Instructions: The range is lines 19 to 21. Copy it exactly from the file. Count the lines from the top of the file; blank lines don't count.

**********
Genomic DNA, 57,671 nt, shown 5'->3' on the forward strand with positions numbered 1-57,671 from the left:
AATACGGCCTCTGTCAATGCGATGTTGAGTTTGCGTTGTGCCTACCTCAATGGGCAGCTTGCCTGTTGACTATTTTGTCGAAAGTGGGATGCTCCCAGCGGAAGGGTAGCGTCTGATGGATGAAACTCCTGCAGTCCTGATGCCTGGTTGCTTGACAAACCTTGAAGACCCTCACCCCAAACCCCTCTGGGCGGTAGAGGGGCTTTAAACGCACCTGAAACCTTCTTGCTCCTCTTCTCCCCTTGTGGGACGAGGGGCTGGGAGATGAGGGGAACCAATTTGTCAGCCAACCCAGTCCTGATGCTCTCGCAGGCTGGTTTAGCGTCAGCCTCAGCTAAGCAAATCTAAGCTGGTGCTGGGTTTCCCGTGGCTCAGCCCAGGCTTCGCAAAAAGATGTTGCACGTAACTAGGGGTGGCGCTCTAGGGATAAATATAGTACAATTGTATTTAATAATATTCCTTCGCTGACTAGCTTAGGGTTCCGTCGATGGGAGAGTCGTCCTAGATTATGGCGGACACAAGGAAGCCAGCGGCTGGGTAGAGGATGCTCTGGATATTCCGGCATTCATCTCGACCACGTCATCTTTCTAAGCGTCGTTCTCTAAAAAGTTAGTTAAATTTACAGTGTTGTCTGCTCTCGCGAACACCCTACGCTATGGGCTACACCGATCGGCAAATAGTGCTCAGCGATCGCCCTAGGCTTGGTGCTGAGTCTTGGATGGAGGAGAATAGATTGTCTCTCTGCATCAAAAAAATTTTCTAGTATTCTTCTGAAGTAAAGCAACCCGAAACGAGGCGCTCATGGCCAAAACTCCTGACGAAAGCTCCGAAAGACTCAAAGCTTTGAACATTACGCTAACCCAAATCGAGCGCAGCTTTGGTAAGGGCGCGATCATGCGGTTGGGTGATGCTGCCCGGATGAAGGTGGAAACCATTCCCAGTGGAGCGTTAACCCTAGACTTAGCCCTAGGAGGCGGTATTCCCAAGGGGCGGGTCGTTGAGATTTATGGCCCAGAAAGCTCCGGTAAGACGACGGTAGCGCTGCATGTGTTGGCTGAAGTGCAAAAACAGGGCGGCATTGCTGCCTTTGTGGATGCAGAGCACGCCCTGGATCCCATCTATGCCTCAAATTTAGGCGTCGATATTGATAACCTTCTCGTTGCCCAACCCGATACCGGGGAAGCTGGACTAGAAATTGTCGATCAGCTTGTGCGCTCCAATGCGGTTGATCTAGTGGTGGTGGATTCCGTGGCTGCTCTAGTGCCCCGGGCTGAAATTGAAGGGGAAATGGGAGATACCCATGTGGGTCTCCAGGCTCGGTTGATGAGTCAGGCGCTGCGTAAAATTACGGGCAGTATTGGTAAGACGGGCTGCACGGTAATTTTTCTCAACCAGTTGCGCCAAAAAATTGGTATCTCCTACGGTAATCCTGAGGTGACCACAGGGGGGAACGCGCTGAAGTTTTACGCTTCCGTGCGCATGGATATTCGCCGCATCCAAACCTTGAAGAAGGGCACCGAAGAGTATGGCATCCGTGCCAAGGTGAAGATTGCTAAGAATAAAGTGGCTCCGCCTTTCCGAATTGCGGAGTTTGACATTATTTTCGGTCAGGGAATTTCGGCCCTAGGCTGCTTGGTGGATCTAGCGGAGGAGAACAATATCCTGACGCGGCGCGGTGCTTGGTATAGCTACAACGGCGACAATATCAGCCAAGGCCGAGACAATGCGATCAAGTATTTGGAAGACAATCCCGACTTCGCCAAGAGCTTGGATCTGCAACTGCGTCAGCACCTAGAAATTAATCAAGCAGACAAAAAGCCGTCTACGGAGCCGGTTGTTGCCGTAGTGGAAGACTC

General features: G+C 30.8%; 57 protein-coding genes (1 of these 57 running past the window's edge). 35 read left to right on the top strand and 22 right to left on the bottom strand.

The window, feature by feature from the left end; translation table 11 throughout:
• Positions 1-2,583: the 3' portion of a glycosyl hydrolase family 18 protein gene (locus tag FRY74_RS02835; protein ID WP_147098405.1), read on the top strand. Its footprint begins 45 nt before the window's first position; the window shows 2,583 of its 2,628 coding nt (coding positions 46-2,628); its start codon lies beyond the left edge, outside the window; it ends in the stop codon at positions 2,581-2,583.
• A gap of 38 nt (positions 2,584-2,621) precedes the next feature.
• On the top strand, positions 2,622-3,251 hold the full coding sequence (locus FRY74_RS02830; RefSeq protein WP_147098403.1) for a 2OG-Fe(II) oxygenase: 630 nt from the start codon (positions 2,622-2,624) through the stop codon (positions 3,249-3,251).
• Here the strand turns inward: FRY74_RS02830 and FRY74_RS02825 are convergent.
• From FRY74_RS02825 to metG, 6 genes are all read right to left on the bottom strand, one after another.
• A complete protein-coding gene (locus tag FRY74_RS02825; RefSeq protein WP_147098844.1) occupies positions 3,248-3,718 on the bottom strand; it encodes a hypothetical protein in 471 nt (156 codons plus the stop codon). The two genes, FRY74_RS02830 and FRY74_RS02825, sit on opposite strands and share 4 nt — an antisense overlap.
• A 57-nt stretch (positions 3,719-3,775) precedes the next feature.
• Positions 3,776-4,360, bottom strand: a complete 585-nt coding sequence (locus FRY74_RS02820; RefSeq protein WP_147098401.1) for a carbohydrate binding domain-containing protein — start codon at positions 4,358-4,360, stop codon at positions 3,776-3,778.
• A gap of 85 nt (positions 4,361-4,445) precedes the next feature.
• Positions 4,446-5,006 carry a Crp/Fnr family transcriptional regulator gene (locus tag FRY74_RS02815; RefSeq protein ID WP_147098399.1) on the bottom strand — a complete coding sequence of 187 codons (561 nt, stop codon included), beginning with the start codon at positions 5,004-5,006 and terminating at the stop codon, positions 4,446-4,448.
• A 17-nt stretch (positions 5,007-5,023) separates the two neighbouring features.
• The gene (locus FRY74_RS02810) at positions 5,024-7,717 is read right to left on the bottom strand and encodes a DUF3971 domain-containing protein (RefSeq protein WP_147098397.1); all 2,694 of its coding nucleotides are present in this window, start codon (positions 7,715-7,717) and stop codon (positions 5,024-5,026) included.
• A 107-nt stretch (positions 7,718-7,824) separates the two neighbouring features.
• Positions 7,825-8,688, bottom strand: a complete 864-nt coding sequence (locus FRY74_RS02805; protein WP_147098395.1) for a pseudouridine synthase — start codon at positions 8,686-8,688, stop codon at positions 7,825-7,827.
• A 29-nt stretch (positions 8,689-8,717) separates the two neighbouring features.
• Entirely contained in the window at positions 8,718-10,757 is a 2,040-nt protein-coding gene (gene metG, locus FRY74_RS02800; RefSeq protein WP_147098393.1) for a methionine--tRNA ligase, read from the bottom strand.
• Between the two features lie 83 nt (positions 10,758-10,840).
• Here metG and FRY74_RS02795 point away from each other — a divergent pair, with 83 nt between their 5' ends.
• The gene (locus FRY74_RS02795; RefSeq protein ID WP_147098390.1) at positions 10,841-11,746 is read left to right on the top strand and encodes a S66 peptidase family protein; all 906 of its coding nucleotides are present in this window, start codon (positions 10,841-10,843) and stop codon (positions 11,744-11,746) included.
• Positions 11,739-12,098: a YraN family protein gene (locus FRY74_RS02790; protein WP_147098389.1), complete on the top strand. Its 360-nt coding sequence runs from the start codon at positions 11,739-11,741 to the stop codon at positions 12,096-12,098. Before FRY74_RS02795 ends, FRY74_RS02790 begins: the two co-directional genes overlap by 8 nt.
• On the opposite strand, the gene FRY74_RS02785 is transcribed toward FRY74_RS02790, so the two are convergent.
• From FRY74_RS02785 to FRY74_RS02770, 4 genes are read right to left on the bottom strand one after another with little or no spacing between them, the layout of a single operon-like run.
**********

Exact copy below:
• A 29-nt stretch (positions 8,689-8,717) separates the two neighbouring features.
• Entirely contained in the window at positions 8,718-10,757 is a 2,040-nt protein-coding gene (gene metG, locus FRY74_RS02800; RefSeq protein WP_147098393.1) for a methionine--tRNA ligase, read from the bottom strand.
• Between the two features lie 83 nt (positions 10,758-10,840).